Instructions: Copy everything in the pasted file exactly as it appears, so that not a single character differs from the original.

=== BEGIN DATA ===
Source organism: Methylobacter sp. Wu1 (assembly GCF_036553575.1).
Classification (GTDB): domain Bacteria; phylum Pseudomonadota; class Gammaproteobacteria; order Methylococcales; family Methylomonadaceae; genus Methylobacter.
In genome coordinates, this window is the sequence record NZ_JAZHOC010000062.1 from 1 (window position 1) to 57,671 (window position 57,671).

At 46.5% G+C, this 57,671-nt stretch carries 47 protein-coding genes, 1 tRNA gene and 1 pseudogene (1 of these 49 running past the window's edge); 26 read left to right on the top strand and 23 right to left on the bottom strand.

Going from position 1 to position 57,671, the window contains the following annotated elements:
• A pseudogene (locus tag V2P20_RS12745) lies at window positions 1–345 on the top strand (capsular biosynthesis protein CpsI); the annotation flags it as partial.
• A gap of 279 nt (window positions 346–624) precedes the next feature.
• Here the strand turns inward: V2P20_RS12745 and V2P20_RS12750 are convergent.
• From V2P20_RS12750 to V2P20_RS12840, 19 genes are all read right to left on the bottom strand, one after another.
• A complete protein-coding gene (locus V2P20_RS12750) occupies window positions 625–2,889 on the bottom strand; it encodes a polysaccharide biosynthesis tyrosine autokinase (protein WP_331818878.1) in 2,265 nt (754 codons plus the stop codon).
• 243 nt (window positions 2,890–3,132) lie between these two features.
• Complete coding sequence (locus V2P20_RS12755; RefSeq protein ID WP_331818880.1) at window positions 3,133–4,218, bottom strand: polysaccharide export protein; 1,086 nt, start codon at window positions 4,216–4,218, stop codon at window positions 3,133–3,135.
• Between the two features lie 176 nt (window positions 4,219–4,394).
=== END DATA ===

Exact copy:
Source organism: Methylobacter sp. Wu1 (assembly GCF_036553575.1).
Classification (GTDB): domain Bacteria; phylum Pseudomonadota; class Gammaproteobacteria; order Methylococcales; family Methylomonadaceae; genus Methylobacter.
In genome coordinates, this window is the sequence record NZ_JAZHOC010000062.1 from 1 (window position 1) to 57,671 (window position 57,671).

At 46.5% G+C, this 57,671-nt stretch carries 47 protein-coding genes, 1 tRNA gene and 1 pseudogene (1 of these 49 running past the window's edge); 26 read left to right on the top strand and 23 right to left on the bottom strand.

Going from position 1 to position 57,671, the window contains the following annotated elements:
• A pseudogene (locus tag V2P20_RS12745) lies at window positions 1–345 on the top strand (capsular biosynthesis protein CpsI); the annotation flags it as partial.
• A gap of 279 nt (window positions 346–624) precedes the next feature.
• Here the strand turns inward: V2P20_RS12745 and V2P20_RS12750 are convergent.
• From V2P20_RS12750 to V2P20_RS12840, 19 genes are all read right to left on the bottom strand, one after another.
• A complete protein-coding gene (locus V2P20_RS12750) occupies window positions 625–2,889 on the bottom strand; it encodes a polysaccharide biosynthesis tyrosine autokinase (protein WP_331818878.1) in 2,265 nt (754 codons plus the stop codon).
• 243 nt (window positions 2,890–3,132) lie between these two features.
• Complete coding sequence (locus V2P20_RS12755; RefSeq protein ID WP_331818880.1) at window positions 3,133–4,218, bottom strand: polysaccharide export protein; 1,086 nt, start codon at window positions 4,216–4,218, stop codon at window positions 3,133–3,135.
• Between the two features lie 176 nt (window positions 4,219–4,394).